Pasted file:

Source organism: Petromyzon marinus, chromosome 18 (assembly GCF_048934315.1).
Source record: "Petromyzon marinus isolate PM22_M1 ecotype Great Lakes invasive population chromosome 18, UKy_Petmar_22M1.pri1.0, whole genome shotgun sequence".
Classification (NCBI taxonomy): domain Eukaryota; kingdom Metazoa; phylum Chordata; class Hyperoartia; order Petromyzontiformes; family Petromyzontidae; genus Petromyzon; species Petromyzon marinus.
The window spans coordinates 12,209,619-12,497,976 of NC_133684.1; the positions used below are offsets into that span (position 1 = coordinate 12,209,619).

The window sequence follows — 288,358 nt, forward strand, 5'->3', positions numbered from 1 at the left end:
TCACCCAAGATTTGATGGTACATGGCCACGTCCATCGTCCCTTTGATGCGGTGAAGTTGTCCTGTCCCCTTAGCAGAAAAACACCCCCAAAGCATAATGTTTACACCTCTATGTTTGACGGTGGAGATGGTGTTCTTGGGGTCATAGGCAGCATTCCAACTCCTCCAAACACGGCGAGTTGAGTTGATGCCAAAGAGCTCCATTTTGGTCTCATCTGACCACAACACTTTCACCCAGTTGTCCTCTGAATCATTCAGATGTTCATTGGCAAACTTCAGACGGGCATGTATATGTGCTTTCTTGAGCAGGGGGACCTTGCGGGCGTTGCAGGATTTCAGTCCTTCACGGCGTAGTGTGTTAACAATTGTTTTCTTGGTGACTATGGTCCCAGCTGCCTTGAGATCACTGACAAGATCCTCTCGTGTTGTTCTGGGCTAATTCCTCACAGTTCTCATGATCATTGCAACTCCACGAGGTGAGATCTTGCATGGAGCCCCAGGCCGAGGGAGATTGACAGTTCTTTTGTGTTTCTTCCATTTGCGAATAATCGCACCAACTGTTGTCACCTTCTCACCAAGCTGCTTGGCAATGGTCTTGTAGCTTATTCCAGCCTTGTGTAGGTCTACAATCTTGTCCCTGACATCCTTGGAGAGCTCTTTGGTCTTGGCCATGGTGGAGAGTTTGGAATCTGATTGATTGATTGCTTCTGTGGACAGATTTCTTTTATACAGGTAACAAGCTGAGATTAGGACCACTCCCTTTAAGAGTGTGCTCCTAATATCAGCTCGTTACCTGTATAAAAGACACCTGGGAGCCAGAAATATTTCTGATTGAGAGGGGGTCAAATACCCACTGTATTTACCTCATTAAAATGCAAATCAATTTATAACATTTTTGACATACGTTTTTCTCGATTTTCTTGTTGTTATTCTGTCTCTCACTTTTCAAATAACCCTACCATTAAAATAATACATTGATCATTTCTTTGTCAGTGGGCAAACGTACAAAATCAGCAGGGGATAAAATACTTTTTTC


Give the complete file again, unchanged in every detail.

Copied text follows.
Source organism: Petromyzon marinus, chromosome 18 (assembly GCF_048934315.1).
Source record: "Petromyzon marinus isolate PM22_M1 ecotype Great Lakes invasive population chromosome 18, UKy_Petmar_22M1.pri1.0, whole genome shotgun sequence".
Classification (NCBI taxonomy): domain Eukaryota; kingdom Metazoa; phylum Chordata; class Hyperoartia; order Petromyzontiformes; family Petromyzontidae; genus Petromyzon; species Petromyzon marinus.
The window spans coordinates 12,209,619-12,497,976 of NC_133684.1; the positions used below are offsets into that span (position 1 = coordinate 12,209,619).

The window sequence follows — 288,358 nt, forward strand, 5'->3', positions numbered from 1 at the left end:
TCACCCAAGATTTGATGGTACATGGCCACGTCCATCGTCCCTTTGATGCGGTGAAGTTGTCCTGTCCCCTTAGCAGAAAAACACCCCCAAAGCATAATGTTTACACCTCTATGTTTGACGGTGGAGATGGTGTTCTTGGGGTCATAGGCAGCATTCCAACTCCTCCAAACACGGCGAGTTGAGTTGATGCCAAAGAGCTCCATTTTGGTCTCATCTGACCACAACACTTTCACCCAGTTGTCCTCTGAATCATTCAGATGTTCATTGGCAAACTTCAGACGGGCATGTATATGTGCTTTCTTGAGCAGGGGGACCTTGCGGGCGTTGCAGGATTTCAGTCCTTCACGGCGTAGTGTGTTAACAATTGTTTTCTTGGTGACTATGGTCCCAGCTGCCTTGAGATCACTGACAAGATCCTCTCGTGTTGTTCTGGGCTAATTCCTCACAGTTCTCATGATCATTGCAACTCCACGAGGTGAGATCTTGCATGGAGCCCCAGGCCGAGGGAGATTGACAGTTCTTTTGTGTTTCTTCCATTTGCGAATAATCGCACCAACTGTTGTCACCTTCTCACCAAGCTGCTTGGCAATGGTCTTGTAGCTTATTCCAGCCTTGTGTAGGTCTACAATCTTGTCCCTGACATCCTTGGAGAGCTCTTTGGTCTTGGCCATGGTGGAGAGTTTGGAATCTGATTGATTGATTGCTTCTGTGGACAGATTTCTTTTATACAGGTAACAAGCTGAGATTAGGACCACTCCCTTTAAGAGTGTGCTCCTAATATCAGCTCGTTACCTGTATAAAAGACACCTGGGAGCCAGAAATATTTCTGATTGAGAGGGGGTCAAATACCCACTGTATTTACCTCATTAAAATGCAAATCAATTTATAACATTTTTGACATACGTTTTTCTCGATTTTCTTGTTGTTATTCTGTCTCTCACTTTTCAAATAACCCTACCATTAAAATAATACATTGATCATTTCTTTGTCAGTGGGCAAACGTACAAAATCAGCAGGGGATAAAATACTTTTTTC